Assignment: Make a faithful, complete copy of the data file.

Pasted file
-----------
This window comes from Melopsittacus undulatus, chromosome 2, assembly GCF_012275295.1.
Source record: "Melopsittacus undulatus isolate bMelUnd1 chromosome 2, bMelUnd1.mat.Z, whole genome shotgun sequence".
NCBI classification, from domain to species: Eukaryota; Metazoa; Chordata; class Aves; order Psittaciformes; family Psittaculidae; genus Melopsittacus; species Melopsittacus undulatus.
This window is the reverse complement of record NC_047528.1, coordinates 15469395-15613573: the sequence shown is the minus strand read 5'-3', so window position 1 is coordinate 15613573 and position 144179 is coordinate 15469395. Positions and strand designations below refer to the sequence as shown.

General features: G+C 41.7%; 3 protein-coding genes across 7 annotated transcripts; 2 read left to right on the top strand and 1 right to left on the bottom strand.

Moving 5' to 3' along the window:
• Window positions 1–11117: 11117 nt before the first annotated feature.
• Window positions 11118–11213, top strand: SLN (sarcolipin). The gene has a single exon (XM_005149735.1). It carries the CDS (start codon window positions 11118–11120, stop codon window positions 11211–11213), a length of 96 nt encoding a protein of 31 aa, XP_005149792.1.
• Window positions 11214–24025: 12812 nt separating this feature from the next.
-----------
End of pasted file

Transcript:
This window comes from Melopsittacus undulatus, chromosome 2, assembly GCF_012275295.1.
Source record: "Melopsittacus undulatus isolate bMelUnd1 chromosome 2, bMelUnd1.mat.Z, whole genome shotgun sequence".
NCBI classification, from domain to species: Eukaryota; Metazoa; Chordata; class Aves; order Psittaciformes; family Psittaculidae; genus Melopsittacus; species Melopsittacus undulatus.
This window is the reverse complement of record NC_047528.1, coordinates 15469395-15613573: the sequence shown is the minus strand read 5'-3', so window position 1 is coordinate 15613573 and position 144179 is coordinate 15469395. Positions and strand designations below refer to the sequence as shown.

General features: G+C 41.7%; 3 protein-coding genes across 7 annotated transcripts; 2 read left to right on the top strand and 1 right to left on the bottom strand.

Moving 5' to 3' along the window:
• Window positions 1–11117: 11117 nt before the first annotated feature.
• Window positions 11118–11213, top strand: SLN (sarcolipin). The gene has a single exon (XM_005149735.1). It carries the CDS (start codon window positions 11118–11120, stop codon window positions 11211–11213), a length of 96 nt encoding a protein of 31 aa, XP_005149792.1.
• Window positions 11214–24025: 12812 nt separating this feature from the next.